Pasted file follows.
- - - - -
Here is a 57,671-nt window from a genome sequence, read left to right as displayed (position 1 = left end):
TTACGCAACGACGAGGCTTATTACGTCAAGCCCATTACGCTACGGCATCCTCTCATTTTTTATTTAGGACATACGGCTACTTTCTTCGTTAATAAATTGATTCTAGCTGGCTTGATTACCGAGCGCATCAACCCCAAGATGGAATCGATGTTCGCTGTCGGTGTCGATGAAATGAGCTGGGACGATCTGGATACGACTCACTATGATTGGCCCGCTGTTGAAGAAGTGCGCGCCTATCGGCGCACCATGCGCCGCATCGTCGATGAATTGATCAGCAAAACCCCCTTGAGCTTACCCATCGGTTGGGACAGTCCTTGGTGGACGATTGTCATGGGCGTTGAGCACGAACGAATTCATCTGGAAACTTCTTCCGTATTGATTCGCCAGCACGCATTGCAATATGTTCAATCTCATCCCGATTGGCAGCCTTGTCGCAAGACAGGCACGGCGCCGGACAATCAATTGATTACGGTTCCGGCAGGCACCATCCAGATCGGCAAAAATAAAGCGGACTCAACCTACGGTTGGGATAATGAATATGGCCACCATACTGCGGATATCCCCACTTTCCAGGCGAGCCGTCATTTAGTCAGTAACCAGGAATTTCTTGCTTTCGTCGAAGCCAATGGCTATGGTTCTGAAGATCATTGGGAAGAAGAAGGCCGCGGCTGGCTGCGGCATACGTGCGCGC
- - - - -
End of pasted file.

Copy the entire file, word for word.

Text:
Here is a 57,671-nt window from a genome sequence, read left to right as displayed (position 1 = left end):
TTACGCAACGACGAGGCTTATTACGTCAAGCCCATTACGCTACGGCATCCTCTCATTTTTTATTTAGGACATACGGCTACTTTCTTCGTTAATAAATTGATTCTAGCTGGCTTGATTACCGAGCGCATCAACCCCAAGATGGAATCGATGTTCGCTGTCGGTGTCGATGAAATGAGCTGGGACGATCTGGATACGACTCACTATGATTGGCCCGCTGTTGAAGAAGTGCGCGCCTATCGGCGCACCATGCGCCGCATCGTCGATGAATTGATCAGCAAAACCCCCTTGAGCTTACCCATCGGTTGGGACAGTCCTTGGTGGACGATTGTCATGGGCGTTGAGCACGAACGAATTCATCTGGAAACTTCTTCCGTATTGATTCGCCAGCACGCATTGCAATATGTTCAATCTCATCCCGATTGGCAGCCTTGTCGCAAGACAGGCACGGCGCCGGACAATCAATTGATTACGGTTCCGGCAGGCACCATCCAGATCGGCAAAAATAAAGCGGACTCAACCTACGGTTGGGATAATGAATATGGCCACCATACTGCGGATATCCCCACTTTCCAGGCGAGCCGTCATTTAGTCAGTAACCAGGAATTTCTTGCTTTCGTCGAAGCCAATGGCTATGGTTCTGAAGATCATTGGGAAGAAGAAGGCCGCGGCTGGCTGCGGCATACGTGCGCGC